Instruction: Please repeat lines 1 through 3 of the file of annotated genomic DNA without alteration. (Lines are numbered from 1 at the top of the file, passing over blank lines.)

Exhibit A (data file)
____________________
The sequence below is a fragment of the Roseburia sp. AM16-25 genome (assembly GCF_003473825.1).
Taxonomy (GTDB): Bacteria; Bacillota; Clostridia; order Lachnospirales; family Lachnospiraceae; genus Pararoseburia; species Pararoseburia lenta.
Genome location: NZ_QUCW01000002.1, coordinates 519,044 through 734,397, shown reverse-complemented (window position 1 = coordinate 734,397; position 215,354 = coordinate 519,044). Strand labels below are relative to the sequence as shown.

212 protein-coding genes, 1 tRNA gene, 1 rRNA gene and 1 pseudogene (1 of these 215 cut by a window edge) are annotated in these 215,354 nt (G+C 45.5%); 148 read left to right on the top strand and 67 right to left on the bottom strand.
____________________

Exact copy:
The sequence below is a fragment of the Roseburia sp. AM16-25 genome (assembly GCF_003473825.1).
Taxonomy (GTDB): Bacteria; Bacillota; Clostridia; order Lachnospirales; family Lachnospiraceae; genus Pararoseburia; species Pararoseburia lenta.
Genome location: NZ_QUCW01000002.1, coordinates 519,044 through 734,397, shown reverse-complemented (window position 1 = coordinate 734,397; position 215,354 = coordinate 519,044). Strand labels below are relative to the sequence as shown.